Riesling master John Vickery unveils a life’s work

One of the Barossa’s ugliest wineries makes some of its loveliest wines.

Richmond Grove Winery – previously Leo Buring’s Chateau Leonay, previously Orange Grove – blights the landscape on the northern edge of Tanunda township within cooee of Peter Lehmann and Veritas wineries.

It was here that John Vickery, a Roseworthy College graduate, made his first wines for Leo Buring in 1955, and here that he honed the skills that made him Australia’s leading riesling maker.

In the early years under Leo Buring, John saw the high quality of riesling grapes from the Barossa and more especially from Buring’s Florita vineyard at Watervale in the Clare Valley to the north.

However, wine making equipment was rustic in the early days and Vickery’s greatest riesling-making achievements came after Lindemans purchased Chateau Leonay in 1962, a year after the death of 85 year old Leo Buring.

Over a tasting of thirty rieslings back to 1963 in the Barossa last week, Vickery said refrigeration, air-bag presses and bulk carbon-dioxide reticulation systems arrived in time for the 1963 vintage.

These were not all the tools required to make great riesling, but they were sufficient to reduce the risk of oxidation and conduct the controlled, slow, cool ferments that best capture the riesling grape’s delicate aromatics and flavours.

Ferments were still conducted in concrete tanks and there was no centrifuge to separate grape solids from juice prior to fermentation.

However, the gentle extraction of the finest, sweetest juice with air-bag presses, the use of refrigeration and a combination of carbon dioxide blanketing, with additions of ascorbic acid all improved flavour retention to ‘a marked degree’.

Vickery’s thumbprint can still be seen in those 1963-1970 rieslings. And had a better seal than cork been available all those years ago, all wines of that period might still offer vibrant drinking today.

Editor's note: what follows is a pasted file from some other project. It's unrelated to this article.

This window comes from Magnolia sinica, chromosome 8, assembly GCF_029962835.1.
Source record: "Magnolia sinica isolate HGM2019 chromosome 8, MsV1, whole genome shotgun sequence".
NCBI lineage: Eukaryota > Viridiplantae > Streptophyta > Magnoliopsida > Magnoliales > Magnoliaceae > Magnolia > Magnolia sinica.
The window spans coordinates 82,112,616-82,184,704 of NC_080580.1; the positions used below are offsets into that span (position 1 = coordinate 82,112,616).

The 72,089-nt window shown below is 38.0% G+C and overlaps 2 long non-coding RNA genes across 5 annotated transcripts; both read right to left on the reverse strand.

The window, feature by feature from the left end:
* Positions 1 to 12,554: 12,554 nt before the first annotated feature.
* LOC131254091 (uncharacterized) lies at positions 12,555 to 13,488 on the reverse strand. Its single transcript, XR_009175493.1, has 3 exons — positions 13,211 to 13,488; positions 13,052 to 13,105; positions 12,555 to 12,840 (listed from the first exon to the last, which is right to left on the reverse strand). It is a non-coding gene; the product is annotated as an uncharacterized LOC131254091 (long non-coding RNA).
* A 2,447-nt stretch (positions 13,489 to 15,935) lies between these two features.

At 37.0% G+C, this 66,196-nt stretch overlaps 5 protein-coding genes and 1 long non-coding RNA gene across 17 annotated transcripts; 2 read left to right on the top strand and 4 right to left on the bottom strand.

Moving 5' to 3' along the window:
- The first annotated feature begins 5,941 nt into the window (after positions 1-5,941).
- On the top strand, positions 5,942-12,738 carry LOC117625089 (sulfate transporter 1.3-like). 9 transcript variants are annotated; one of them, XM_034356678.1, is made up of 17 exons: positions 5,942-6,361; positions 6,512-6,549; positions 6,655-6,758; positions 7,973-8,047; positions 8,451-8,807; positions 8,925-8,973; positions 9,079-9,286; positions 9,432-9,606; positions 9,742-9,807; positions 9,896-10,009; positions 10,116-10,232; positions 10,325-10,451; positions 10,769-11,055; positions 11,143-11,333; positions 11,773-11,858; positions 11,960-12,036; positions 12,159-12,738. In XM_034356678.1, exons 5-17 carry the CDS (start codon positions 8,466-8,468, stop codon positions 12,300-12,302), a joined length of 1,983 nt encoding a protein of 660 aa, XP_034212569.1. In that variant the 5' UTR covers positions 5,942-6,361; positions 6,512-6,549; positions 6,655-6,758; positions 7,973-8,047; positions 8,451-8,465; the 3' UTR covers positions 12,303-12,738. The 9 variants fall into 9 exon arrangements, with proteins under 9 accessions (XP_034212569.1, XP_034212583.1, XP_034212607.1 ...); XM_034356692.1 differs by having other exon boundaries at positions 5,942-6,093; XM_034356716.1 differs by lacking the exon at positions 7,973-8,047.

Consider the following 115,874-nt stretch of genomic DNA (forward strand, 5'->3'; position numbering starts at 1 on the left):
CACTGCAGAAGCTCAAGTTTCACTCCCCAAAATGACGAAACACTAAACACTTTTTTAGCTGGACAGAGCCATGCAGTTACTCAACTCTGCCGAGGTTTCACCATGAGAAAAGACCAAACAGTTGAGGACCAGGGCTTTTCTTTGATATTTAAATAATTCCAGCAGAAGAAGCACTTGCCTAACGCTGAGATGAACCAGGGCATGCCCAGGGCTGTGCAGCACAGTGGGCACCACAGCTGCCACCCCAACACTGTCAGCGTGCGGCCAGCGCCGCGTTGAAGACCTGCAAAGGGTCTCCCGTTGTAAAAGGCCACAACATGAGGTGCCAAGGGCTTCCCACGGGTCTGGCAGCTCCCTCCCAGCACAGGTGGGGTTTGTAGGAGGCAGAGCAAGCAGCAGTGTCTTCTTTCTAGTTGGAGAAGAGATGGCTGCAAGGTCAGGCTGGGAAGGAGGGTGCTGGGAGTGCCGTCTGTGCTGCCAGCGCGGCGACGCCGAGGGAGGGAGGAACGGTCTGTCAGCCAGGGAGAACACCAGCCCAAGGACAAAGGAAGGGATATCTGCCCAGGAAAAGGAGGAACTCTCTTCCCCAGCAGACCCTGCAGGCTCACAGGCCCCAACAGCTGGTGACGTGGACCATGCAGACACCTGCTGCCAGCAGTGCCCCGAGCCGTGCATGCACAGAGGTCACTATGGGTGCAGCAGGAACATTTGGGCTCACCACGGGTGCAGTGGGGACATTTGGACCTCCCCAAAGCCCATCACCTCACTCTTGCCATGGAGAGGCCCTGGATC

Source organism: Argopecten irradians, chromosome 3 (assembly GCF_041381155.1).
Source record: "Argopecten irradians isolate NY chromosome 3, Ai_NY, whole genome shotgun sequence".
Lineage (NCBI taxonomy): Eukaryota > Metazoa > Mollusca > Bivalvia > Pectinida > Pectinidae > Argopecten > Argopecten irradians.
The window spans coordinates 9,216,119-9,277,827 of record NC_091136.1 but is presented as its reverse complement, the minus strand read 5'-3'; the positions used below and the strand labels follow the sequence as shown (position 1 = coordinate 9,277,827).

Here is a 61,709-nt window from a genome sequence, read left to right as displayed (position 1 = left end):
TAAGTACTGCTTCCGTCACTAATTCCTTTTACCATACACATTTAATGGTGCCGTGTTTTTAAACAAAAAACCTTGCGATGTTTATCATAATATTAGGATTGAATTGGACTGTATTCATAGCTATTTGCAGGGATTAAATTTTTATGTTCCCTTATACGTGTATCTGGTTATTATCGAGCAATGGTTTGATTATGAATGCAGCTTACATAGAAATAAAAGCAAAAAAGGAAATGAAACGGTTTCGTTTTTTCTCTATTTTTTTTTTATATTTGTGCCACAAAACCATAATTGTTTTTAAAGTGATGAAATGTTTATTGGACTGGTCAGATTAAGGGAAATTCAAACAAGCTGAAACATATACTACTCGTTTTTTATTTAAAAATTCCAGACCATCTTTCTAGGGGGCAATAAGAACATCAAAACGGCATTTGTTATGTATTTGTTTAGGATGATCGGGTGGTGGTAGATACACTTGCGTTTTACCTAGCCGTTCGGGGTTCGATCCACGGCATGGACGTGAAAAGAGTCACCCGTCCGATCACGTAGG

As it was, several continue to drink magnificently. Leo Buring DWV 12 Eden Valley Rhine Riesling 1966 – of which Vickery said, “… it was always looked up to as the classic, the epitome of Eden Valley riesling… and it still shows breeding” – still delivered wonderful, intense ‘lime’ flavours. What a delight to drink, even though past its peak.

Leo Buring DWW 22 Eden Valley Rhine Riesling 1967 was just superb – fully mature, vibrant, and with a dimension of flavour never seen in young wines. It probably sold for $1 or so on release (a reminder that today’s rieslings as just as big a bargain).

From the 1971 vintage stainless steel tanks and centrifuges gave Vickery even greater control over wine making at Chateau Leonay. This had a beneficial effect not just on limited-production show wines but on cheaper, mass produced rieslings as well.

For me the greatest wine of the tasting was Leo Buring DWB 15 Eden Valley Rhine Riesling 1972. At 25 years of age it still looks, smells and tastes young and fresh but with an extraordinary intensity. It still pops up at auction from time to time for around $100.

Such magnificence overshadowed the two wines preceding it in the tasting: Leo Buring Bin 33 Black Label, vintages 1972 and 1973. But both are still alive and well (especially the 1972) and stunning when you think these were the bargain-basement whites of their day.

Wines of the seventies contributed greatly to Vickery’s impressive white-wine show-award tally (to date) of 50 Trophies and 400 Gold Medals and, at the Barossa tasting, these Leo Buring riesling wines put a particularly big smile on my face: WD E17 Eden Valley 1975 and DW G 37 Watervale 1977.

The eighties, generally, showed weaker than the seventies and Vickery confirmed that there were some problems in the vineyards in that era, particularly in a lack of irrigation.

But Leonay DW U13 Watervale 1991 (the last of the Leo Buring wines made at Chateau Leonay before Southcorp sold the winery to Orlando-Wyndham and the name was changed to Richmond Grove) showed its class.

Vickery joined Orlando Wyndham in 1993 and from 1994 we have enjoyed his special riesling touch in Richmond Grove wines from Watervale and the Barossa Valley.

One of my highest scored wines of the day was Richmond Grove Watervale Riesling 1994, a delicate white pulsing with the vibrant, fresh, intense flavours unique to this sub-region of Clare.

John Vickery’s legacy goes beyond the modestly priced Richmond Grove wines we enjoy today. He revealed the riesling grape’s great potential in Australia. And, in turn, greatly influenced how riesling is made in this country.

To a large degree, we can thank Vickery for the amazingly high riesling quality we enjoy today. And we can thank god that it remains bargain-priced as our other top wines move out of reach.